Chris Kubic is the Chief Information Security Officer (CISO) at Fidelis Cybersecurity. Kubic brings with him more than 30 years of experience driving Information Assurance and Cybersecurity initiatives... Read More
We are one month out from RSA Conference 2020 and Fidelis is excited to be joining our industry peers in San Francisco. The theme of this year’s RSA Conference is especially interesting to us, as it focuses on the human element of cybersecurity. The human element is an often-overlooked aspect of modern cybersecurity, which tends to focus on the latest and greatest in emerging technologies. And while there are no magic quadrants or best-in-class designations for the human element of cybersecurity, it remains an extremely important component of an organization’s defensive strategy.
Cyber terrains are rapidly expanding, driven by growing cloud applications, rising network traffic, additional endpoints, and a surge of BYOD devices – the list goes on and on. As a result, cybersecurity personnel have more to do than ever and organizations everywhere are overwhelmed with the growing number and sophistication of threats. The cyber skills shortage is a well-known problem across both industry and government, as is the ever-present problem of analyst alert fatigue.
This is because security philosophy and architecture have not been traditionally built with the human element in mind. As more an more technology has been added to security stacks (usually in the form of ad-hoc point solutions added to address the latest threat) it has become harder for security professionals to maintain holistic visibility of their environment. Blind spots begin to emerge as security products are incorporated into the stack without a guiding strategy for integrating new solutions with the rest of the security stack. On the flip side, many security products have overlapping capabilities, leading to unwanted redundancy that bombards security teams with an endless stream of duplicative alerts that must be painstakingly correlated and triaged.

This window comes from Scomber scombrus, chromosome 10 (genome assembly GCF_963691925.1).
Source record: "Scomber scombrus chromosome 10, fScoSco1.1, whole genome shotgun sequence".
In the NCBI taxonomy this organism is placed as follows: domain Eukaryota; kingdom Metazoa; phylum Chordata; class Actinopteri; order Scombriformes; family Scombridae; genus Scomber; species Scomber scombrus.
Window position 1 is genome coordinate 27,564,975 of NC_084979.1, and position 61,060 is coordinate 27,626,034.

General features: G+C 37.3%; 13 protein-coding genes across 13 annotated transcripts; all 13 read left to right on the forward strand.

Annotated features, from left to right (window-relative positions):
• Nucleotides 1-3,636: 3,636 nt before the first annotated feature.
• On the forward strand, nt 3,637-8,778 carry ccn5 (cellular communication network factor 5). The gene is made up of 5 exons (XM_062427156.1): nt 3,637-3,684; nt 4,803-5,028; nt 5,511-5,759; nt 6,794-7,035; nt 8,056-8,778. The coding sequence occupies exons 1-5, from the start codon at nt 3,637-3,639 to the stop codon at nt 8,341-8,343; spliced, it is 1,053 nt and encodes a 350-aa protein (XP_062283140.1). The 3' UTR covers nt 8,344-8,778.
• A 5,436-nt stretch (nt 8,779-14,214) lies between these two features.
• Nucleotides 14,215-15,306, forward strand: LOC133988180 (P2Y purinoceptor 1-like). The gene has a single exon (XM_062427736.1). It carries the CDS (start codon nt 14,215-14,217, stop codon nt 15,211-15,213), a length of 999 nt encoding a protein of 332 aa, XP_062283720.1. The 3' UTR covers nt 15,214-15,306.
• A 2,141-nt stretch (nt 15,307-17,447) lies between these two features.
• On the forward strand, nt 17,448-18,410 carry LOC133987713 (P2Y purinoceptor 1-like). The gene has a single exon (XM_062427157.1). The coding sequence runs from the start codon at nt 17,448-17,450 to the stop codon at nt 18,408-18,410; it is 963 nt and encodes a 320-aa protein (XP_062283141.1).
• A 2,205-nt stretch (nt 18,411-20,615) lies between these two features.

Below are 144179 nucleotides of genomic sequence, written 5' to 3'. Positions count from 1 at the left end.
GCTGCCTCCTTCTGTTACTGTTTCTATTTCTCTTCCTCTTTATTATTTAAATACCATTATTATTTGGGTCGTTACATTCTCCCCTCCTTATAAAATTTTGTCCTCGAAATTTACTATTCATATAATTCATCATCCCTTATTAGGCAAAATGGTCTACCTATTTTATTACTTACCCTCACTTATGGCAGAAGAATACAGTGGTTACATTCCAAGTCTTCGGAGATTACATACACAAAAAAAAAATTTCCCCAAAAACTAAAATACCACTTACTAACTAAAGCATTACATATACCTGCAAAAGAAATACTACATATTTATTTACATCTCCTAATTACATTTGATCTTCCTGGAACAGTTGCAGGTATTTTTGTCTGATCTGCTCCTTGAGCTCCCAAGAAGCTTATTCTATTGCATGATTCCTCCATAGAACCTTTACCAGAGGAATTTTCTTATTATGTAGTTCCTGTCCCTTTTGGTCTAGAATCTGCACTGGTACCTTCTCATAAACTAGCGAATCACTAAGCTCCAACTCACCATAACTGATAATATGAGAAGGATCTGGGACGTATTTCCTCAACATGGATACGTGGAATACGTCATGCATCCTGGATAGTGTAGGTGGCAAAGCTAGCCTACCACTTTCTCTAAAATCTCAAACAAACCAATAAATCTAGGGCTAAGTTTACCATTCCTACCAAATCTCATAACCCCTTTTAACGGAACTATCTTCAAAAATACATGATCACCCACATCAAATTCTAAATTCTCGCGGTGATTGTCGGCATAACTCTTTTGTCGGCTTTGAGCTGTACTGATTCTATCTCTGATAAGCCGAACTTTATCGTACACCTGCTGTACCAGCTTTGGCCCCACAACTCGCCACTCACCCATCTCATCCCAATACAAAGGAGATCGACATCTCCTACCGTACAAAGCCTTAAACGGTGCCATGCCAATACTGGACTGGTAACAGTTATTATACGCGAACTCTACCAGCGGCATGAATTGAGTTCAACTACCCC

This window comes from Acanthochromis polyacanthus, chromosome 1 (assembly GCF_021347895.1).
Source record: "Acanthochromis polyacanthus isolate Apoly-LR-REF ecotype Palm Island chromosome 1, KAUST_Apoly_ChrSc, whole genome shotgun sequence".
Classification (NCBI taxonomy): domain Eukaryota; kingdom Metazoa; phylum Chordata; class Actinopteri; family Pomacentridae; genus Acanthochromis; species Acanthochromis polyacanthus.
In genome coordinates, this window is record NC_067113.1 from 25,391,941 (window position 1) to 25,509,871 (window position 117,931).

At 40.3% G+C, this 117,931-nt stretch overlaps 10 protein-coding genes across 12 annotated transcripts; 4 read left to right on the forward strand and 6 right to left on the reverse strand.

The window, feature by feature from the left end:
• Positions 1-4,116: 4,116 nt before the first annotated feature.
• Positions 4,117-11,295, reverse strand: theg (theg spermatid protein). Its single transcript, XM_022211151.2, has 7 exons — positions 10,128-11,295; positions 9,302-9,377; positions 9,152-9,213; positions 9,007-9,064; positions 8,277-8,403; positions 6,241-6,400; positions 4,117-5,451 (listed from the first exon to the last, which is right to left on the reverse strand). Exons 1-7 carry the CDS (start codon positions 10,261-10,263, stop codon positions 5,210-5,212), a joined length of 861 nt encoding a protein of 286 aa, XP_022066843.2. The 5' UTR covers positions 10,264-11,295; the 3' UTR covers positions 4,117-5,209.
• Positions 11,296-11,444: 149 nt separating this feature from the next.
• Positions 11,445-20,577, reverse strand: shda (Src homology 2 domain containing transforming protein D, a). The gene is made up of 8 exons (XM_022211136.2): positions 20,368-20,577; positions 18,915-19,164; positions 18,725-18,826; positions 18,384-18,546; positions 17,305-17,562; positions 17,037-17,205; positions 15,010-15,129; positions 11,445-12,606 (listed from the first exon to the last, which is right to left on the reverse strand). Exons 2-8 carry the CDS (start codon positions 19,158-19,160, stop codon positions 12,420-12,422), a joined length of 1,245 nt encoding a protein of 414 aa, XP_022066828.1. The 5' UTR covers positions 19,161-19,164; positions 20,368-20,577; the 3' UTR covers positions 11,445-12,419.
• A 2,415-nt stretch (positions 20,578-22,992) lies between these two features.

Meanwhile, the cost of failure is higher than ever. According to Ponemon, the average cost of a data breach in the US is over $8 million. Threat actors are dwelling in networks for months at a time, with the average time to identify a threat clocking in at 197 days, and another 97 days to contain it after that. This should emphasize just how important it is to ensure that security architectures are working for, and not against, the cyber warriors at their core.
At Fidelis, this is why the cyber warrior is at the heart of our cybersecurity philosophy. We are a company rooted in a long history of cyber warriors, with expertise cultivated on the front lines of the intelligence and defense communities. We know firsthand how important it is to center the human element of cybersecurity.
The Fidelis platform is dedicated to arming cyber warriors with the tools they need to thrive on the frontlines of the cyber battlefield. Our strategy is focused on providing security experts with a decisive advantage by empowering them with the advanced capabilities and customization that they need to act in the face of constantly evolving threats.
So how can organizations position their cyber warriors for success? Here are 5 tips for putting the human element at the front and center of your security strategy:
If you are interested in learning more about how Fidelis helps your cyber warriors gain the decisive advantage over attackers, be sure to visit us at RSA at BOOTH #1441 to: